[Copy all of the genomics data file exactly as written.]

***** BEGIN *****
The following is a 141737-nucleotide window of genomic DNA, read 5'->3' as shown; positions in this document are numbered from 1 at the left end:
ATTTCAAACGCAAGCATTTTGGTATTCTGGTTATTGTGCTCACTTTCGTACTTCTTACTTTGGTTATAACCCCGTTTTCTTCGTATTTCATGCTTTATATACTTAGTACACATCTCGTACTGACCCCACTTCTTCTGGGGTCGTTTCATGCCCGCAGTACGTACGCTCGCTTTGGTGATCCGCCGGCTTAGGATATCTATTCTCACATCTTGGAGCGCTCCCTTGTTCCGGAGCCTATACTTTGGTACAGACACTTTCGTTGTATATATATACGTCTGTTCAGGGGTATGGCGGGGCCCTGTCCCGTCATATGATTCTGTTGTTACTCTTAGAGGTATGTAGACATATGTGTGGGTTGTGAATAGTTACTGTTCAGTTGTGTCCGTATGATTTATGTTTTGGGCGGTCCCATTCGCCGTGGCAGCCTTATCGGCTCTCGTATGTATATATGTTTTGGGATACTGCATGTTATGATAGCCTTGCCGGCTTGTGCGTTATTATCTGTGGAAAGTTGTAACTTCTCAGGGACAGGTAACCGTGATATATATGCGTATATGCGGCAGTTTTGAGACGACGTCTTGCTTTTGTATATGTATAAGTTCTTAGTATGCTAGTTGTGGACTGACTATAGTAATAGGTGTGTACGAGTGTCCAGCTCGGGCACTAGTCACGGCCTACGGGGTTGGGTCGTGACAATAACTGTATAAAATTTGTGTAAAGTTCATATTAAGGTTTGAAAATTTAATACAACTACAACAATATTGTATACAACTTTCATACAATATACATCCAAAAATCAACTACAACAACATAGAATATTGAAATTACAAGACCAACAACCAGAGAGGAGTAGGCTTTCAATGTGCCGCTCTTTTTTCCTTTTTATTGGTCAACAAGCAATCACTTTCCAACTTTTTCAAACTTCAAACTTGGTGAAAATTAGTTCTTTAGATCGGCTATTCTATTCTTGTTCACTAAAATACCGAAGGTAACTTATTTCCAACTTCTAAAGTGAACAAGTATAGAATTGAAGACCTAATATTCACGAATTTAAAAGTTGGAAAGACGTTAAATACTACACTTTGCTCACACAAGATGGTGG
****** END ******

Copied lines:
The following is a 141737-nucleotide window of genomic DNA, read 5'->3' as shown; positions in this document are numbered from 1 at the left end:
ATTTCAAACGCAAGCATTTTGGTATTCTGGTTATTGTGCTCACTTTCGTACTTCTTACTTTGGTTATAACCCCGTTTTCTTCGTATTTCATGCTTTATATACTTAGTACACATCTCGTACTGACCCCACTTCTTCTGGGGTCGTTTCATGCCCGCAGTACGTACGCTCGCTTTGGTGATCCGCCGGCTTAGGATATCTATTCTCACATCTTGGAGCGCTCCCTTGTTCCGGAGCCTATACTTTGGTACAGACACTTTCGTTGTATATATATACGTCTGTTCAGGGGTATGGCGGGGCCCTGTCCCGTCATATGATTCTGTTGTTACTCTTAGAGGTATGTAGACATATGTGTGGGTTGTGAATAGTTACTGTTCAGTTGTGTCCGTATGATTTATGTTTTGGGCGGTCCCATTCGCCGTGGCAGCCTTATCGGCTCTCGTATGTATATATGTTTTGGGATACTGCATGTTATGATAGCCTTGCCGGCTTGTGCGTTATTATCTGTGGAAAGTTGTAACTTCTCAGGGACAGGTAACCGTGATATATATGCGTATATGCGGCAGTTTTGAGACGACGTCTTGCTTTTGTATATGTATAAGTTCTTAGTATGCTAGTTGTGGACTGACTATAGTAATAGGTGTGTACGAGTGTCCAGCTCGGGCACTAGTCACGGCCTACGGGGTTGGGTCGTGACAATAACTGTATAAAATTTGTGTAAAGTTCATATTAAGGTTTGAAAATTTAATACAACTACAACAATATTGTATACAACTTTCATACAATATACATCCAAAAATCAACTACAACAACATAGAATATTGAAATTACAAGACCAACAACCAGAGAGGAGTAGGCTTTCAATGTGCCGCTCTTTTTTCCTTTTTATTGGTCAACAAGCAATCACTTTCCAACTTTTTCAAACTTCAAACTTGGTGAAAATTAGTTCTTTAGATCGGCTATTCTATTCTTGTTCACTAAAATACCGAAGGTAACTTATTTCCAACTTCTAAAGTGAACAAGTATAGAATTGAAGACCTAATATTCACGAATTTAAAAGTTGGAAAGACGTTAAATACTACACTTTGCTCACACAAGATGGTGG